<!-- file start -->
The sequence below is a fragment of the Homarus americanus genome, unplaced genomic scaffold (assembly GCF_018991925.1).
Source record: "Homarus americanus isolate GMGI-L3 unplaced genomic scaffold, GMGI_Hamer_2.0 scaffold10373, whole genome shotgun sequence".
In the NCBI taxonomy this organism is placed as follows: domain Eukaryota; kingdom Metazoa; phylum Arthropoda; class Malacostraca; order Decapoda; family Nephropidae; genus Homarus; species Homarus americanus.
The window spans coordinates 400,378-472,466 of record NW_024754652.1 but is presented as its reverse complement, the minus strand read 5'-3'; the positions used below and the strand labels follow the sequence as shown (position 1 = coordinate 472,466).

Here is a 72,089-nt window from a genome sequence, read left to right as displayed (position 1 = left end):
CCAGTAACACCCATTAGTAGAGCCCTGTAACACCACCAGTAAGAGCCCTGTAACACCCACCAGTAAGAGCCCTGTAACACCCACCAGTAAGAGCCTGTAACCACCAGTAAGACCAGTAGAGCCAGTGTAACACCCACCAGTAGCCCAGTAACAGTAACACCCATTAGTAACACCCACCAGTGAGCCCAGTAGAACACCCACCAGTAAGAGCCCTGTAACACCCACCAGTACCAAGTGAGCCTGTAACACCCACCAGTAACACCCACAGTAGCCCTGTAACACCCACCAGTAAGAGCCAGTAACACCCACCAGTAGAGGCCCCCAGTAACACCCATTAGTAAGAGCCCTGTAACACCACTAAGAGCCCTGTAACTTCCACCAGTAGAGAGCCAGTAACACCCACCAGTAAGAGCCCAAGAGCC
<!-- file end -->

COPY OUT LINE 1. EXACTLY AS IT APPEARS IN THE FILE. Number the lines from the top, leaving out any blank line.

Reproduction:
The sequence below is a fragment of the Homarus americanus genome, unplaced genomic scaffold (assembly GCF_018991925.1).